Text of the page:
Also look at this cooler bag:
And here’s an article about how to keep your food cool without electricity:
Readers, what do you use to keep your food cold?
Question from Marcella
I need your assistance to find affordable organic toxic free clothing but for Plus Size Women. If possible, I prefer a local store in my area where I can go to try them on. I live in Carson, CA in the Los Angeles County near San Pedro which is the Port of Los Angeles. If not, then online is the next best thing. In general, I wear size 1X in tops and 14W or 16W for pants/shorts.
I just want to be able to find clothing that is stylish yet within my budget so I do not break my bank account. I am not looking for clothes that makes one look like a hoochie mama or an old lady before my time. When it comes to clothes, I am very conservative yet fashionable.
I do not know if you have seen/read the link below on the internet. This lady hit it right on the nose when it came to shopping for organic plus size clothing for women. She understands my frustration completely.
As a plus size woman myself, I agree this blogger has hit it right on the nose. And I found another such post at
I am fortunate that my work-at-home lifestyle allows me to wear cotton tank tops and cotton capri pants most of the year here in Florida. I’ll admit that I have a drawer of neutral color pants and a drawer of colorful tank tops and my fashion choice go as far as pulling a pair of pants out of one drawer and a top out of the other and I’m dressed for the day.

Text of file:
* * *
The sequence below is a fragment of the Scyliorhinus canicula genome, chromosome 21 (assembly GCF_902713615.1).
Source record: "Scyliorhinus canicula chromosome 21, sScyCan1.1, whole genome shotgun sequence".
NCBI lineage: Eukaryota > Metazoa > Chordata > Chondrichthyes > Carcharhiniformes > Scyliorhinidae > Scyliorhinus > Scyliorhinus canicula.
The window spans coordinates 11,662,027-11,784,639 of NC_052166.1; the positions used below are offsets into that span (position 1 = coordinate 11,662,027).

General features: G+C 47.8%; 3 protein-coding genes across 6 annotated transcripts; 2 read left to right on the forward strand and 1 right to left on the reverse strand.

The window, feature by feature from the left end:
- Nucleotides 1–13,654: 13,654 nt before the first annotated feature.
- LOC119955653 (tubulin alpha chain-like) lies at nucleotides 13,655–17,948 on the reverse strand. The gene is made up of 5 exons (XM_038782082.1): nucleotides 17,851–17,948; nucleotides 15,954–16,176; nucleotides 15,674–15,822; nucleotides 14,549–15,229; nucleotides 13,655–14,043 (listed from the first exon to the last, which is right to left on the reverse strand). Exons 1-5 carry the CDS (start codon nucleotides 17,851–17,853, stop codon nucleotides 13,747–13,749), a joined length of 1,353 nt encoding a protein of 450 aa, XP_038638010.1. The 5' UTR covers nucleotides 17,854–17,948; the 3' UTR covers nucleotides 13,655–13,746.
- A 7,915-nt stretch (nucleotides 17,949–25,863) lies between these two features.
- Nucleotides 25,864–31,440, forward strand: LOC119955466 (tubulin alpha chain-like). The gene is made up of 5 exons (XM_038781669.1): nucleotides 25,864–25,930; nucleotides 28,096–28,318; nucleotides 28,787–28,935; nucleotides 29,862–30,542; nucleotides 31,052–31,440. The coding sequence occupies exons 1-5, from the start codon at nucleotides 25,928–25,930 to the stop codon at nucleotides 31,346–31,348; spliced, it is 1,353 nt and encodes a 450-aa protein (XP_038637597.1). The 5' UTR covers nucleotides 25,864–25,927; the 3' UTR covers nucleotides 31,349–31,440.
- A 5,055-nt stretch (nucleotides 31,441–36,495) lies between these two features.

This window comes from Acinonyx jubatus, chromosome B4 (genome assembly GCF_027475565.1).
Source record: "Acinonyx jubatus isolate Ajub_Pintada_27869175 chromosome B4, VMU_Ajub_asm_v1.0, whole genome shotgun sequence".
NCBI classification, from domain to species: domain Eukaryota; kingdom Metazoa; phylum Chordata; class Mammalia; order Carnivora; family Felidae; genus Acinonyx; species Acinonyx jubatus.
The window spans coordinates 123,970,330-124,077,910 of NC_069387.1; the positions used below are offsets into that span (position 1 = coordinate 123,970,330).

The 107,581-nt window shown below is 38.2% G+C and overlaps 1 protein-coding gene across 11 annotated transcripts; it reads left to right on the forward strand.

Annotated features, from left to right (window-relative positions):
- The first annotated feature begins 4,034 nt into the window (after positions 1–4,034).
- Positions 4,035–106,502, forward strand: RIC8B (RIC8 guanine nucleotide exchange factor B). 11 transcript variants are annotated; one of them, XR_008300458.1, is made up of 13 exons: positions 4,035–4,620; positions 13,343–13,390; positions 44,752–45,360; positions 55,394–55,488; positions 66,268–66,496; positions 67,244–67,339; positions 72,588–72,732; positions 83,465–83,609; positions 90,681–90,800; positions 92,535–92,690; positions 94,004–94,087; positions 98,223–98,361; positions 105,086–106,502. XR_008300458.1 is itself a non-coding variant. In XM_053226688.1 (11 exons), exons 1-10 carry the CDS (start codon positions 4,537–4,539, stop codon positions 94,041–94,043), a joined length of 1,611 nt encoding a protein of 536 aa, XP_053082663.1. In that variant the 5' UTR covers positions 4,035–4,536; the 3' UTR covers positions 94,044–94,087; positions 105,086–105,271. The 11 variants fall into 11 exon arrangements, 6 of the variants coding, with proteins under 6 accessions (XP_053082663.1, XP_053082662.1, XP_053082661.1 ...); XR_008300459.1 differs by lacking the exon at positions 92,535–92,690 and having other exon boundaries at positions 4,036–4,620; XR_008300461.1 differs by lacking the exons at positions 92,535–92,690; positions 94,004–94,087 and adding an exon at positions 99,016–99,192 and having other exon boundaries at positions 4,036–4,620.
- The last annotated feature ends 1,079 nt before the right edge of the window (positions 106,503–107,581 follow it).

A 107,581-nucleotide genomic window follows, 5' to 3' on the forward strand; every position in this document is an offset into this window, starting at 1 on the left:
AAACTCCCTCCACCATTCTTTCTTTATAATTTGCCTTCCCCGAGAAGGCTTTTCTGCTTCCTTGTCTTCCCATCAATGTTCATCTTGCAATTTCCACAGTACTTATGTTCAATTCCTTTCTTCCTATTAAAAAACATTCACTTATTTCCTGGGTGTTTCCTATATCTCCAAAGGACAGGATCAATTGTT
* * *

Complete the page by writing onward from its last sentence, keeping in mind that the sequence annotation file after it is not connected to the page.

But I do love fashion and used to be quite fashionable before I gave up all the synthetic fabrics to go natural.
I’ve been able to find cotton clothing in my size, and linen clothing too, just at department stores and even at places like TJMaxx and Ross Dress for Less. But it’s getting more and more difficult. I’m thinking about making my clothes or hiring someone to make them or even designing and selling my own line of clothing.
The blog mentioned by the reader lists some websites that have plus clothing. I went through the list and unfortunately I could only agree with three: Eileen Fisher ($$$ and sold only at fine department stores), Rawganique (already on Debra’s List) and Gaia Conceptions (which I’m adding to Debra’s List right now).
Check out the Clothing page on Debra’s List. You can search the page for “plus” and find the listings that have plus sizes. I’ve added a few new post for plus size natural fiber clothing that I found today.
And please let me know any plus size websites you find that you like so I can add them.
Just a comment…as I am looking though a number of websites on these “natural fiber plus size” lists, I’m seeing that what they think are natural fibers and I think are natural fibers are two different things. I think natural fibers are cotton, linen, silk, wool and other “whole” fibers. They think natural fibers are tercel, rayon, and other manufacurered items, or natural fibers mixed with spandex, polyester and other synthetics. So be sure to find the actual fabric content and check it out. Don’t assume “natural” is actually natural on clothing sites.